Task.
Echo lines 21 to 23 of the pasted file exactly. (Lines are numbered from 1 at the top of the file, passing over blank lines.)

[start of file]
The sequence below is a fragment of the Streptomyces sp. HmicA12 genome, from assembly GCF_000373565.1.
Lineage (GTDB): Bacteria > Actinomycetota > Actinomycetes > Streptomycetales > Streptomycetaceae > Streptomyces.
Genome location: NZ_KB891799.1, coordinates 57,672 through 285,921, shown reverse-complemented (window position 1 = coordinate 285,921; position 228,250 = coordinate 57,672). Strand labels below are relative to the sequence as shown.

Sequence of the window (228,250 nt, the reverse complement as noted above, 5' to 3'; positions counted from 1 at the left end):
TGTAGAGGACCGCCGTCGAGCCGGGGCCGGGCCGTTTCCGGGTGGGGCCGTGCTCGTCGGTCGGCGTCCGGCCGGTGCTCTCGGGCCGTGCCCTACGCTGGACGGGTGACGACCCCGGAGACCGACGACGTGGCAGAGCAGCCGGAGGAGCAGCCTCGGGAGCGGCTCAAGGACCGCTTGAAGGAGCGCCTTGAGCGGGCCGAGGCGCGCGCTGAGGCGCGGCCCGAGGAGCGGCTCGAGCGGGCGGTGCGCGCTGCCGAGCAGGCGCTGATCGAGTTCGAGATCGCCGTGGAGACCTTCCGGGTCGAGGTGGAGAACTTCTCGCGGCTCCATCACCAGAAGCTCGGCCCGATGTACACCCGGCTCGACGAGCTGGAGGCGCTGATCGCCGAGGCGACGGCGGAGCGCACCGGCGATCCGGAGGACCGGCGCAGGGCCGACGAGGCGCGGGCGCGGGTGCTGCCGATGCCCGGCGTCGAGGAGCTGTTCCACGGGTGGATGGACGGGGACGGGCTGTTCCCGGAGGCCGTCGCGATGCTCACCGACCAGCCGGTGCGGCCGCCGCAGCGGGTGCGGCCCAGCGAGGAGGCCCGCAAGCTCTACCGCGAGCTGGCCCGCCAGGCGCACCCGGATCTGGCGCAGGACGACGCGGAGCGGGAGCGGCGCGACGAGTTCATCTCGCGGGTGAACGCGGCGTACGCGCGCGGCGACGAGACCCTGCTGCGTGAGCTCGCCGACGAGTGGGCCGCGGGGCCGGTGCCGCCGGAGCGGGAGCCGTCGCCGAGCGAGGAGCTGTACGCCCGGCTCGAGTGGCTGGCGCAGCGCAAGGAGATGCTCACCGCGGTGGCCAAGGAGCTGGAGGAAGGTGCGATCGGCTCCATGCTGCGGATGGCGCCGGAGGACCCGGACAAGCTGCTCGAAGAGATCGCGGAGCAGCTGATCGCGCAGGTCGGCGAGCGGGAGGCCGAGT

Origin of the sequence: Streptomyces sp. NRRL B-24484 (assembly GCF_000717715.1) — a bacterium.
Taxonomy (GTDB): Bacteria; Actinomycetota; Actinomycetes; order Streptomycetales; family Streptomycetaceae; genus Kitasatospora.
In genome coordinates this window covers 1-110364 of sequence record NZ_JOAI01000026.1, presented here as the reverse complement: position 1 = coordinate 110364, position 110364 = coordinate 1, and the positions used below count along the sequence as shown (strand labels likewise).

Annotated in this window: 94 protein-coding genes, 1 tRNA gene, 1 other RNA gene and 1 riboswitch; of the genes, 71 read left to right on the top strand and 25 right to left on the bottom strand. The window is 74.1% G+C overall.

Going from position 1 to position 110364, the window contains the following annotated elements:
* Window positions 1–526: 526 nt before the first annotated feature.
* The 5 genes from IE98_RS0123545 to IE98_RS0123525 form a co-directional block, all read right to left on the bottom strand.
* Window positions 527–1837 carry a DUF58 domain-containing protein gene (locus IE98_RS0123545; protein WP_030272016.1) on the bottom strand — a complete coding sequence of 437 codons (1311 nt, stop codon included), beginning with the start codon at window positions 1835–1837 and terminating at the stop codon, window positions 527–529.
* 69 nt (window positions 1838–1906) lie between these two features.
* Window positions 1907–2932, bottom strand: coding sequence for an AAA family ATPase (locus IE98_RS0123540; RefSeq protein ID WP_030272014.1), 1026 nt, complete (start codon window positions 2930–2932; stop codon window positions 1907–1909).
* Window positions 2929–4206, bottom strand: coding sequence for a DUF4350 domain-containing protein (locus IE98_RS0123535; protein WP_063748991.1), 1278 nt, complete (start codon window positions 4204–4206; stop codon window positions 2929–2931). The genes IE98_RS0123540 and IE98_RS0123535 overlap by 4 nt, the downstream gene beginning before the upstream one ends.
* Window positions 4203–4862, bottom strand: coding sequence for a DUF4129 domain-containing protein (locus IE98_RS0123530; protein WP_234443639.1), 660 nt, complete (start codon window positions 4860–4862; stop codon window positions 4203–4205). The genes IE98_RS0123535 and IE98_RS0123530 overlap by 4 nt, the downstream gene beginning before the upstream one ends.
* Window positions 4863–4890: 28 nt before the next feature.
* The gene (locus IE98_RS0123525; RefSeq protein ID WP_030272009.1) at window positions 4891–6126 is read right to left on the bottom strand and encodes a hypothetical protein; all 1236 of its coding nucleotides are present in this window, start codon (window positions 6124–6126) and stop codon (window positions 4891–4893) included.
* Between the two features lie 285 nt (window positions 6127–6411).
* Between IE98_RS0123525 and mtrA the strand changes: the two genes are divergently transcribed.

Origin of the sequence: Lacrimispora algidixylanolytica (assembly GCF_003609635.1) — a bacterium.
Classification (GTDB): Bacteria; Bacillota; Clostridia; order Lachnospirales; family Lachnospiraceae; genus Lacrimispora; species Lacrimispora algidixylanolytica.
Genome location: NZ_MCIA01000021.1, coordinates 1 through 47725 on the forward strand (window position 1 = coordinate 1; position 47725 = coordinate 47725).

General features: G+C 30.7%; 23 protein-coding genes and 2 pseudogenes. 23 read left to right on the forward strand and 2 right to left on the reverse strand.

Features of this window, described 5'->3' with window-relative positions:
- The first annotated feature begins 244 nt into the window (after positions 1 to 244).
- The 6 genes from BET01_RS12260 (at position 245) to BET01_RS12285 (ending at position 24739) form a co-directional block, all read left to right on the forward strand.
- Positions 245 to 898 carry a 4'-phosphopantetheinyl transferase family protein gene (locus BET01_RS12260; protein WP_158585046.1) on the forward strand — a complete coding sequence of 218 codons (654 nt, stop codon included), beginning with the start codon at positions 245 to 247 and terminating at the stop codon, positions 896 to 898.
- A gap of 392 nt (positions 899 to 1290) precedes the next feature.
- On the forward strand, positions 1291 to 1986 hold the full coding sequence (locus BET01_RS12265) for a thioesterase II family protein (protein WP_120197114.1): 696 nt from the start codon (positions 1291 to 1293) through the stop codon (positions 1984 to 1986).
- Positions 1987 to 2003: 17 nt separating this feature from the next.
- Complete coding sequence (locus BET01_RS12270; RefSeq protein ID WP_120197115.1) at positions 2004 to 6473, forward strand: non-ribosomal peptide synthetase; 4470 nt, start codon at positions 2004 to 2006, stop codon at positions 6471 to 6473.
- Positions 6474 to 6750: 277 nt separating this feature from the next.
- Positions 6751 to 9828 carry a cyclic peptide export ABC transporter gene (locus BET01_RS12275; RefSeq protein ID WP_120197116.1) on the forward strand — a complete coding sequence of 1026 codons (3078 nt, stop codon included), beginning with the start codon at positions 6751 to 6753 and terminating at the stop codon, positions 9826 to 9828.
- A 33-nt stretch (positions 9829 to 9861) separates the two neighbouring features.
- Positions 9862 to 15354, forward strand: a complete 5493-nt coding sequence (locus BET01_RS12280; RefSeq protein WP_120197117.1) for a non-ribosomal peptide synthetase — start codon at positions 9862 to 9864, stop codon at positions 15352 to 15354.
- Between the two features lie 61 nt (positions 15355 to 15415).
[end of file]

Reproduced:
* Between IE98_RS0123525 and mtrA the strand changes: the two genes are divergently transcribed.

Origin of the sequence: Lacrimispora algidixylanolytica (assembly GCF_003609635.1) — a bacterium.
Classification (GTDB): Bacteria; Bacillota; Clostridia; order Lachnospirales; family Lachnospiraceae; genus Lacrimispora; species Lacrimispora algidixylanolytica.